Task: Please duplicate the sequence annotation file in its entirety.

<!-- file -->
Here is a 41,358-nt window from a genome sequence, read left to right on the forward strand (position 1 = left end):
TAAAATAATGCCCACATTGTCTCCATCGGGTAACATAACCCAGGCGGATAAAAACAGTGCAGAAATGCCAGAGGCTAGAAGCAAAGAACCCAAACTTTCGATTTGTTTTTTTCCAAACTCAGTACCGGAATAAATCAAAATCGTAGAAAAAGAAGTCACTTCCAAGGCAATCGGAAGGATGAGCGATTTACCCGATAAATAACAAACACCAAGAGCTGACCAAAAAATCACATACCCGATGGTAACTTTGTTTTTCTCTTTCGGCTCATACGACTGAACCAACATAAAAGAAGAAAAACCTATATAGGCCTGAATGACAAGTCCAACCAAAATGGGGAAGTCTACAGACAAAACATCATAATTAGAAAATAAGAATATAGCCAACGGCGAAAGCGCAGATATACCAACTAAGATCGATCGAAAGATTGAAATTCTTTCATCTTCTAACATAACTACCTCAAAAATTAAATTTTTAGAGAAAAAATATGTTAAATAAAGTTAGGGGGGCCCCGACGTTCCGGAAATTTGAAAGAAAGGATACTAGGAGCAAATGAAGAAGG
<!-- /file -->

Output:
Here is a 41,358-nt window from a genome sequence, read left to right on the forward strand (position 1 = left end):
TAAAATAATGCCCACATTGTCTCCATCGGGTAACATAACCCAGGCGGATAAAAACAGTGCAGAAATGCCAGAGGCTAGAAGCAAAGAACCCAAACTTTCGATTTGTTTTTTTCCAAACTCAGTACCGGAATAAATCAAAATCGTAGAAAAAGAAGTCACTTCCAAGGCAATCGGAAGGATGAGCGATTTACCCGATAAATAACAAACACCAAGAGCTGACCAAAAAATCACATACCCGATGGTAACTTTGTTTTTCTCTTTCGGCTCATACGACTGAACCAACATAAAAGAAGAAAAACCTATATAGGCCTGAATGACAAGTCCAACCAAAATGGGGAAGTCTACAGACAAAACATCATAATTAGAAAATAAGAATATAGCCAACGGCGAAAGCGCAGATATACCAACTAAGATCGATCGAAAGATTGAAATTCTTTCATCTTCTAACATAACTACCTCAAAAATTAAATTTTTAGAGAAAAAATATGTTAAATAAAGTTAGGGGGGCCCCGACGTTCCGGAAATTTGAAAGAAAGGATACTAGGAGCAAATGAAGAAGG